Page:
Posted by gvix
on April 6, 2006 at 9:54 PM PDT
How do you manage failures in providing correct and valuable estimations?
In early January of this year, my wife and I decided to build a new home on a block of land that we had purchased last year. We looked around for a fair bit, and finally found a builder (Newstart Homes ) who had a plan that suited our budget and our block.
So we decided to sign on the dotted line, paying the hefty deposit of $3000, on the condition that the final costs for site works be told to us before we proceeded further. If the site works came to be of a prohibitive cost, we would have pulled the plug on the project and waited a bit longer before we had enough money to go on.
You see, the block had a curious problem. It sloped for 2.75m (9 feet or 3 yards roughly) from the front to the back in a diagonal way. This required special ways to place the house, exact details of which, I will spare you.
The builder agreed to this condition and proceeded to provide an estimate for the site works, which would be accepted as final, as it would be done by their site surveyors and professional estimators.
So in early February, we received the final site works cost of $23200. An expensive figure, but we were preparing ourselves for it.
To cut a long story short, we then proceeded to customize the house. You know, widen the cupboards a little, paint this room this awful pink, select the tiles and so forth. Except, to be told 2 months later, that the site works done in February was incorrect, performed by an incompetent staff, and unfortunately, the actual cost IS going to be prohibitively expensive.
Now, mistakes happen. That's life, even if it spoils three months of designing and dreaming up your home. What happened afterwards, however, is less than optimal.
The builder decided to get nasty. Ignored phone calls and emails. Blamed us for our 'tight budget' (Yes, that's very professional, blame the victim). And asked us to cancel the project so that he won't have to refund the full deposit, when the mistake as admitted by their estimation manager, was because of their estimation staff.
So, where am I going with this personal story and why am I telling it to everybody unconcerned with the building industry?
There is a lesson here in managing failures of estimations that go beyond one industry and apply very specifically to the software industry.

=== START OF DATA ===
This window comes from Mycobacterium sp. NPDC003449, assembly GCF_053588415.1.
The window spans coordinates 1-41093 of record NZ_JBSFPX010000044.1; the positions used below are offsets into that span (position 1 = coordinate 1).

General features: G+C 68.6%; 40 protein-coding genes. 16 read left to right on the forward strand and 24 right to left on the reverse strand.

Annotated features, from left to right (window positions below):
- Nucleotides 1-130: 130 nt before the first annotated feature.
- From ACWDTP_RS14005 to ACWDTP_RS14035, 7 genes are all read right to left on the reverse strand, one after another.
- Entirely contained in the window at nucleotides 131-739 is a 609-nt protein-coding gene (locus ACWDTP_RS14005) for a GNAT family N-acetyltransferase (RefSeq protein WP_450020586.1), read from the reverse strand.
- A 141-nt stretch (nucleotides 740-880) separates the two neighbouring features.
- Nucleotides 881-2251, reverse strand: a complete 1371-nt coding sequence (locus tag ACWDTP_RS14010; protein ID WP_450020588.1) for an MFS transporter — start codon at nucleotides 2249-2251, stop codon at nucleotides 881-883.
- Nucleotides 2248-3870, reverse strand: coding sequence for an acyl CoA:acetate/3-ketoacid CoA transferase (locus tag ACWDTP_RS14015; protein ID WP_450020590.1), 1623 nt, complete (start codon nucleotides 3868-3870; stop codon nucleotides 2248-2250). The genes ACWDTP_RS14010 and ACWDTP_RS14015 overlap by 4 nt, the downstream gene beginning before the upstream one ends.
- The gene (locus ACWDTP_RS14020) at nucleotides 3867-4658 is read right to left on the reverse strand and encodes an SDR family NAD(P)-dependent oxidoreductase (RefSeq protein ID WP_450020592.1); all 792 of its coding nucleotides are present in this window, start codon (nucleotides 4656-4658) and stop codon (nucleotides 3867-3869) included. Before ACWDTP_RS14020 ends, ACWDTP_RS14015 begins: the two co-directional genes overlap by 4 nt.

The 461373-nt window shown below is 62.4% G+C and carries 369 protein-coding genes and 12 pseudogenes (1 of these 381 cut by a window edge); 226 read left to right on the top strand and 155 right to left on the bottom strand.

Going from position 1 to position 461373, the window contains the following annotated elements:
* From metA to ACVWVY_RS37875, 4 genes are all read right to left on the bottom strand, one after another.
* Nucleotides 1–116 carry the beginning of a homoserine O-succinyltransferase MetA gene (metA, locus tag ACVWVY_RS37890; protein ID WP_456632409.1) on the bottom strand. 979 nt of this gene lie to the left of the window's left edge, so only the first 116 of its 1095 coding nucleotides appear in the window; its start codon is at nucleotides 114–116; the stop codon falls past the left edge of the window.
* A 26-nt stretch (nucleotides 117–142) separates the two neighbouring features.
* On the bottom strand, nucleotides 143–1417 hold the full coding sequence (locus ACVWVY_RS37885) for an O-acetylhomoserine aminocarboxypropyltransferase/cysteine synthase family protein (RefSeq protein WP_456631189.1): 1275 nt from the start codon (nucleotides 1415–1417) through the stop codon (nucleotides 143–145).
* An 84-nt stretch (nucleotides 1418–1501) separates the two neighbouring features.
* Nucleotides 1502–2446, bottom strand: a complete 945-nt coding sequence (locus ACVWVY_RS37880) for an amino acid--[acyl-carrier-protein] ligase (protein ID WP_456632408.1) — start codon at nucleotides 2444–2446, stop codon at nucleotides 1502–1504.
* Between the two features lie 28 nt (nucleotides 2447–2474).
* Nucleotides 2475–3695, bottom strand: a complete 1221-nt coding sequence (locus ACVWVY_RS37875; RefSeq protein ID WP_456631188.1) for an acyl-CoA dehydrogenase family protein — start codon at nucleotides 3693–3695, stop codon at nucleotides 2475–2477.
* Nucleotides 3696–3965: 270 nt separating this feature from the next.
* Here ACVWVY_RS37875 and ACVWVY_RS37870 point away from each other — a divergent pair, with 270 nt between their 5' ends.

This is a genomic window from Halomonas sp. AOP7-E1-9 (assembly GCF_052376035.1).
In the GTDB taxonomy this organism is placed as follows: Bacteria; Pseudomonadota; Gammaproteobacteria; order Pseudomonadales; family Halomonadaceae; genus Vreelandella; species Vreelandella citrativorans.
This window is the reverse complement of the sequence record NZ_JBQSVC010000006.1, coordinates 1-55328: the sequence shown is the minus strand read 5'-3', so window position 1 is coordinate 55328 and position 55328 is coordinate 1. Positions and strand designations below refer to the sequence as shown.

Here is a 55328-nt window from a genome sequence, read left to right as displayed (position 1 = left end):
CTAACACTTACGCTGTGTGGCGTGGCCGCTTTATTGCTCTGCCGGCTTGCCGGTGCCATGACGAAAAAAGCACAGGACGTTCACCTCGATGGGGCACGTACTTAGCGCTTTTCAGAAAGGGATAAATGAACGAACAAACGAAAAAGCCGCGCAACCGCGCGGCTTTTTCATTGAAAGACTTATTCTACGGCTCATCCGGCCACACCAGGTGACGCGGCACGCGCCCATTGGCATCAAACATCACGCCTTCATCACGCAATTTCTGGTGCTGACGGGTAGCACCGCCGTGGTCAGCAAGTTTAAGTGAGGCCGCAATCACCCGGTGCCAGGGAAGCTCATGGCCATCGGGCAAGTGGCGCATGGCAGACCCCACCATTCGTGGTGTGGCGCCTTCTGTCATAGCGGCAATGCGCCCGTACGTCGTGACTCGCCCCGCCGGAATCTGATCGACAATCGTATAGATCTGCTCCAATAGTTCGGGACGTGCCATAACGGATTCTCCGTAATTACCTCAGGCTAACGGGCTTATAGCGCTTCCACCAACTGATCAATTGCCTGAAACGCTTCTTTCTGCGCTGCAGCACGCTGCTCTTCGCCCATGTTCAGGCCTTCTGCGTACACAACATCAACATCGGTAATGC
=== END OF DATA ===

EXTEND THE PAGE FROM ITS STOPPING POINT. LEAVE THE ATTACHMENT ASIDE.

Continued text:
This week, I had to go to a client's place. Perturbed by the lack of smoothness in a software/hardware rollover, I felt the heat as the client replayed to me a promised estimate provided by my manager and I several weeks earlier. The client complained that the initial estimate had proved wrong and that they were suffering because of it and were clearly unhappy.
I froze on the spot when I heard what she had to say. The words were eerily familiar. Ignoring the specifics, what she said, was exactly what I had said to the builder. There was a clear failure in providing estimates in both cases. I was now the builder and my client was me (ok ok metaphorically). I struggled with the implications.
I thought to myself: "Why am I any different to the builder? I failed to provide a service as a result of incorrect estimation, same as that $* builder. Is the client now thinking the same $#%^ thoughts about me?"
Clearly, a case of practice what you preach was in order.
The difference, as you may guess, lay in the way the estimation failure was managed. Instead of blaming the client, I apologized for the delay, provided a reasonable guarantee of future services and delegated tasks to ensure that the problems were rectified as a matter of high priority.
Of course, the core problem remained. What about the flawed estimates? How could I ensure that the estimates didn't fail us again? Further and more importantly, how could I ensure that failure of estimates didn't leave the client more unhappy than is to be expected from a failed commitment? In other words, how do you manage programming estimation failures?
As programmers we are notoriously and perhaps naively lampooned for providing generalized estimations ('If the software guys say it will take 4 man weeks, it will actually take 8'; or 'oh this is simple, it will only take a day!'; or 'you want it when?').
Yes, not all of us are like this. But we all do fail in our estimates one time or the other. The problem is not in the fact that we provide an incorrect estimate, but if we don't manage the fall out better.
So to repeat the question, how do you manage such failures?
(BTW: If by chance you live in Australia, and by chance you also happen to live in the state of Queensland, and further, due to another fortuitous circumstance you are also looking to build a house, well, first, Hello and Good Luck! and second, avoid Newstart homes like the bubonic plague. We still haven't received our deposit back.)